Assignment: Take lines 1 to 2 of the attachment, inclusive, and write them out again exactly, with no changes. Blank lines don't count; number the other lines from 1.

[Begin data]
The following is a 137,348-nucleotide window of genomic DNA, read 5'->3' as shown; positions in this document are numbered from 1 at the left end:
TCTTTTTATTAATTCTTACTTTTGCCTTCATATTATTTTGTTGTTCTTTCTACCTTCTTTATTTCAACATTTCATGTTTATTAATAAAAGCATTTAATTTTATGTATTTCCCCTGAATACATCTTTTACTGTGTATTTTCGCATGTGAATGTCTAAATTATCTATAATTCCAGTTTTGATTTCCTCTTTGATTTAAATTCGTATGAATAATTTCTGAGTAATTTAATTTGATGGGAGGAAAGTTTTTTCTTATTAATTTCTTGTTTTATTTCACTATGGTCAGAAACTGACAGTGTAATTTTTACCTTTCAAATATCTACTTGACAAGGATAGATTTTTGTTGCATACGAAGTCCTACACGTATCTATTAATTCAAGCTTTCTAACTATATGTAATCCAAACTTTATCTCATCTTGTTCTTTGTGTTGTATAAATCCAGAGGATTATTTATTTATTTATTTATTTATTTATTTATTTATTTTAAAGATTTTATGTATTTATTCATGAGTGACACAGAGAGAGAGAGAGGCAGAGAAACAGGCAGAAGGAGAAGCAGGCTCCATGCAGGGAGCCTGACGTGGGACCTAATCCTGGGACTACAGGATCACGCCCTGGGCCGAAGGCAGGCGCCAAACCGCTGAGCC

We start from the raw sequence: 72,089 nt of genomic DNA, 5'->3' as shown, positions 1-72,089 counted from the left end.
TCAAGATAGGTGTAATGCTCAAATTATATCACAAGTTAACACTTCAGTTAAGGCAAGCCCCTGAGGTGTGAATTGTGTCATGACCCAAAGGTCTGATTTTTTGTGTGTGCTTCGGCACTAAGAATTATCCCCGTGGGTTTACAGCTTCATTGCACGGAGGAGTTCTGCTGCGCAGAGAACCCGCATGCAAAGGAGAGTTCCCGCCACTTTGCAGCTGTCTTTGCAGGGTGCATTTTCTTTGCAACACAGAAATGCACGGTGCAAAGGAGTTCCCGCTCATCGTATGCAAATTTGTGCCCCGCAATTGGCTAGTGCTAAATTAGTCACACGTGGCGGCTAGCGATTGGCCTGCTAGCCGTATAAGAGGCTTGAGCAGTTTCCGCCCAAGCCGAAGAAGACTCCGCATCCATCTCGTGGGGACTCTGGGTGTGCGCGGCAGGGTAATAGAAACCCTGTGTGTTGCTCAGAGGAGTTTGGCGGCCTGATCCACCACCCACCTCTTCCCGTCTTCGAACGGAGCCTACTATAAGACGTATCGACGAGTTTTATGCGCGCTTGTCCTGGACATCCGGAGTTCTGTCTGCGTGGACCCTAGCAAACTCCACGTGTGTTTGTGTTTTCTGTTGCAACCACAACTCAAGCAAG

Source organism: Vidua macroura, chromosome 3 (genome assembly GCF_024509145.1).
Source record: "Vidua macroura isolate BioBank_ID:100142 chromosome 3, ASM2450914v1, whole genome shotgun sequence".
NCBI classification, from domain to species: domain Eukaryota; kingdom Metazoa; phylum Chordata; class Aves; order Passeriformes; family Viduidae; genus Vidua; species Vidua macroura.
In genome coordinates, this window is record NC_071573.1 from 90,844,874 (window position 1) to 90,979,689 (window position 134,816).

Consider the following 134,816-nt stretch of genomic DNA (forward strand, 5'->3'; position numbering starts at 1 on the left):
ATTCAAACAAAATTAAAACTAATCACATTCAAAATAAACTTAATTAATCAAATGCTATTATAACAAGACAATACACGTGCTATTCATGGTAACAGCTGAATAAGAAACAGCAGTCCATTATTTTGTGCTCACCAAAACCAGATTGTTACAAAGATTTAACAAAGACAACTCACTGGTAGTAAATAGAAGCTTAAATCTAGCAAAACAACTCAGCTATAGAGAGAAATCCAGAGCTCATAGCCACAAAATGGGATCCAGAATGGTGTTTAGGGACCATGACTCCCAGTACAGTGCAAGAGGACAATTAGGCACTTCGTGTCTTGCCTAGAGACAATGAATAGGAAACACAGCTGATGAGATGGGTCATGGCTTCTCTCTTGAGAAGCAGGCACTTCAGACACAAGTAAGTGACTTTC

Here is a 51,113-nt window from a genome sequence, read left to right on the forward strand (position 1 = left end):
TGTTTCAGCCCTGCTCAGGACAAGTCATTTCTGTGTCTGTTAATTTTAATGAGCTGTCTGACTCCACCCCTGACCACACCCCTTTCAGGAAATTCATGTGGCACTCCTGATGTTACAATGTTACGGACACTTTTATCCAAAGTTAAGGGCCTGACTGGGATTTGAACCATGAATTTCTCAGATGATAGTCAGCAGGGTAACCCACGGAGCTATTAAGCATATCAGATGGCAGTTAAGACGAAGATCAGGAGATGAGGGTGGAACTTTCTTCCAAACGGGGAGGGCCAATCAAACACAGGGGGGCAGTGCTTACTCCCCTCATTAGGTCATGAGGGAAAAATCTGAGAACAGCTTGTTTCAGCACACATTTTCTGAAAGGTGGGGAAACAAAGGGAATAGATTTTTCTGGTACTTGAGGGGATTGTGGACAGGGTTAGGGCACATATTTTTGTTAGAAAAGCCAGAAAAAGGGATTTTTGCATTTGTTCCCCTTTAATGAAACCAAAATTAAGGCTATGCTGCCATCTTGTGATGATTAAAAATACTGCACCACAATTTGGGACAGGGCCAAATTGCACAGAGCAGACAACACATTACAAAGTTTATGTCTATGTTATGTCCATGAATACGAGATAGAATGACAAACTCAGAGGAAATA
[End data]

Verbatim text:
The following is a 137,348-nucleotide window of genomic DNA, read 5'->3' as shown; positions in this document are numbered from 1 at the left end:
TCTTTTTATTAATTCTTACTTTTGCCTTCATATTATTTTGTTGTTCTTTCTACCTTCTTTATTTCAACATTTCATGTTTATTAATAAAAGCATTTAATTTTATGTATTTCCCCTGAATACATCTTTTACTGTGTATTTTCGCATGTGAATGTCTAAATTATCTATAATTCCAGTTTTGATTTCCTCTTTGATTTAAATTCGTATGAATAATTTCTGAGTAATTTAATTTGATGGGAGGAAAGTTTTTTCTTATTAATTTCTTGTTTTATTTCACTATGGTCAGAAACTGACAGTGTAATTTTTACCTTTCAAATATCTACTTGACAAGGATAGATTTTTGTTGCATACGAAGTCCTACACGTATCTATTAATTCAAGCTTTCTAACTATATGTAATCCAAACTTTATCTCATCTTGTTCTTTGTGTTGTATAAATCCAGAGGATTATTTATTTATTTATTTATTTATTTATTTATTTATTTTAAAGATTTTATGTATTTATTCATGAGTGACACAGAGAGAGAGAGAGGCAGAGAAACAGGCAGAAGGAGAAGCAGGCTCCATGCAGGGAGCCTGACGTGGGACCTAATCCTGGGACTACAGGATCACGCCCTGGGCCGAAGGCAGGCGCCAAACCGCTGAGCC